Somalia's new president Hassan Sheikh Mohamud, who was elected after a marathon vote by lawmakers on Sunday, is a former academic and peace activist whose first administration was dogged by claims of corruption and infighting.
Born in 1955, Mohamud was a fierce critic of the incumbent Mohamed Abdullahi Mohamed, better known as Farmaajo, since the latter won the 2017 presidential vote, beating the ex-university professor's bid for re-election.
When Farmaajo sought to extend his rule by decree after his term ended without a fresh vote, Mohamud played a key role in the violent protests that rocked the capital Mogadishu and forced the president to seek consensus on the way forward.
The first Somali president to win a second term, Mohamud has promised to transform Somalia into "a peaceful country that is at peace with the world".
He will inherit several challenges from his predecessor, including a devastating drought and a long-running fight with Al-Shabaab insurgents, who tried to assassinate him during his first term.
He will also need to repair the damage caused by months of political chaos and infighting, both at the executive level and between the central government and state authorities.
A member of the powerful Hawiye clan, Mohamud entered politics in 2011 when he founded the Union for Peace and Development Party.
Few expected the bookish activist to become president and his 2012 election victory raised hopes that the fragile Horn of Africa nation was on the path to stability.
His government was the first to be given global recognition and billions in foreign aid since the collapse of Siad Barre's authoritarian regime in 1991.
But his term was marked by corruption scandals and political turmoil.
Two of the three prime ministers he appointed were forced out because of disagreements with him, while two central bank governors quit their jobs as graft allegations swirled around his administration, claims he dismissed.
By the time his term came to an end, his administration was widely seen as more corrupt than any other that had come before, prone to wrangling over jobs, cash and power.
Born in Jalalaqsi in the central Hiran region, Mohamud studied at Somalia's national university before the civil war broke out in 1991.
He had acquired his primary education in his home town before continuing secondary education in the capital Mogadishu.
He attended and received his first higher education qualification from the National Polytechnic College, an affiliate of the Somali National University in 1981, earning Bachelor of Technology.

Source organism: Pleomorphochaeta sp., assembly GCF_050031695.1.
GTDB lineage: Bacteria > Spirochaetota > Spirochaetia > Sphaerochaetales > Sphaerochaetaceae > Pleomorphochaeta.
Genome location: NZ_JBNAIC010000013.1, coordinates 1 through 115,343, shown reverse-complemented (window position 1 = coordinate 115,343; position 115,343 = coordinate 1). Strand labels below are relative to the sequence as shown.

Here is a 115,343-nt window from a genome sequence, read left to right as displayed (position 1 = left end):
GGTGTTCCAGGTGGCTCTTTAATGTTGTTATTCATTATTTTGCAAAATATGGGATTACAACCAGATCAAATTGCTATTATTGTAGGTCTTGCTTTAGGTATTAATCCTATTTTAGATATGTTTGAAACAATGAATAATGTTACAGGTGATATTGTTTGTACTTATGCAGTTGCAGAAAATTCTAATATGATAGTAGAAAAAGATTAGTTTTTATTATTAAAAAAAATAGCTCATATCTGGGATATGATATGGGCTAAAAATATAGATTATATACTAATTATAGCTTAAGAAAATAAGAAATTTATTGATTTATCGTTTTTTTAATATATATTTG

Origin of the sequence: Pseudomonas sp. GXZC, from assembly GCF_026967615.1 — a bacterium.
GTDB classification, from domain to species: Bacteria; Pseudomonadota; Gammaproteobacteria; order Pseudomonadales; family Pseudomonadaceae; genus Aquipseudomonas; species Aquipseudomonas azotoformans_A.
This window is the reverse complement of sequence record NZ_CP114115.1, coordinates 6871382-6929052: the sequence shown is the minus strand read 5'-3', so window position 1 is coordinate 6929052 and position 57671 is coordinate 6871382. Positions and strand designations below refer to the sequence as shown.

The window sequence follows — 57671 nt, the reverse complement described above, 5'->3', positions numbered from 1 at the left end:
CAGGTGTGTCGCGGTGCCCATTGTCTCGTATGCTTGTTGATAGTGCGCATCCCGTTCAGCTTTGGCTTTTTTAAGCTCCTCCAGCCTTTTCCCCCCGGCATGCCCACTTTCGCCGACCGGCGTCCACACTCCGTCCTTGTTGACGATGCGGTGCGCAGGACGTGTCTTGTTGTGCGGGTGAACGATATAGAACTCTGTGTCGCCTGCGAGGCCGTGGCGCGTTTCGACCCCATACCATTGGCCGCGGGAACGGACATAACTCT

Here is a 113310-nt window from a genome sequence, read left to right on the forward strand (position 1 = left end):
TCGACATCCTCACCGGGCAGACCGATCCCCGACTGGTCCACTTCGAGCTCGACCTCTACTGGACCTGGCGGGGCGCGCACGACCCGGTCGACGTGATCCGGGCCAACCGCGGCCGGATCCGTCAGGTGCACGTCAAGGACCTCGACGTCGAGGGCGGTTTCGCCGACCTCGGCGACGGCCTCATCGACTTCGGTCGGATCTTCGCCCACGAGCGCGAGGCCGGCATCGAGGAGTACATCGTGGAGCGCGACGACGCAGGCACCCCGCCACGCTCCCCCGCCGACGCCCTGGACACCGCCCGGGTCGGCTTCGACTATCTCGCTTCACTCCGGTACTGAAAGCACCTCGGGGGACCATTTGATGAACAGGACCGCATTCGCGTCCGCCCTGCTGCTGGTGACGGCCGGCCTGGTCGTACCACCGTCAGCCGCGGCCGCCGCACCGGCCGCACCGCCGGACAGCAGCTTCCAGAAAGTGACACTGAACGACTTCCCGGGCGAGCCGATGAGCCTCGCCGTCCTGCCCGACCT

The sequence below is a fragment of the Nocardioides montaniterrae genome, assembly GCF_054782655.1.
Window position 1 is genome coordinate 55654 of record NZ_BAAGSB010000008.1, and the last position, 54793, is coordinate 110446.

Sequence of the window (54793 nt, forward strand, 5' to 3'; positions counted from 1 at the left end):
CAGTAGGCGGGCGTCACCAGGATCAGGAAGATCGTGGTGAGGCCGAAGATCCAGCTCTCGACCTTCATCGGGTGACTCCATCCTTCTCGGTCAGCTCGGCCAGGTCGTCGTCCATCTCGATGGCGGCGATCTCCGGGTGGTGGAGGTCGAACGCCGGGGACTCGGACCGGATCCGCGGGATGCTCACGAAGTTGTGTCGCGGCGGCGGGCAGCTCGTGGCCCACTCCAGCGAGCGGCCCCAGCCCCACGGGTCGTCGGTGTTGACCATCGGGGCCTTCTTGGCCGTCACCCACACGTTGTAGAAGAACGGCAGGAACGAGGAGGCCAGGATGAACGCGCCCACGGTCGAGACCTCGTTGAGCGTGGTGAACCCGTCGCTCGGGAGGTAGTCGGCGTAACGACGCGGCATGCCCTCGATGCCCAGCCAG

In 1986 he proceeded to India where he studied at Barkatullah University (ex-Bhopal University) until 1988, earning a Master of Technical Education.
During his presidency, Mohamoud visited India in 2015 when Barkatullah University awarded him an honorary doctor of literature.
Before politics, he spent most of his working life in the education sector in Somalia, teaching at colleges and universities.
When the central government of Somalia collapsed, following challenges by armed rebel groups, Mohamoud joined other intellectuals in an effort to revive the education of the young generation that were overwhelmed by war in the 1990s.
He became the first Chancellor of Somali Institute for Management and Development (Simad) College which later became one of the biggest higher education institutions in the Somali capital and was later renamed Simad University.
As a researcher and academic, Mohamoud published a number of papers, including The Role of Somali Civil Society Organisations (CSOs) in Conflict and Peace; The Somali Diaspora and its Role in Development; and A History of Mediation in Somalia Since 1988.
In 2001, Mohamoud joined the Centre for Research and Dialogue (CRD) that gave him an opportunity to travel across the country, preaching peace and inculcating reconciliation.
He served stints with the UN children's agency Unicef before co-founding Simad in 1999.
Following his success in marshalling the support of other anti-Farmaajo presidential candidates, he will now need to focus on reuniting the country, observers say.
"The country is very polarised at the moment," Samira Gaid, executive director of the Mogadishu-based Hiraal Institute think-tank, said ahead of Sunday's poll.
"This electoral process that has been so protracted offers a reset button.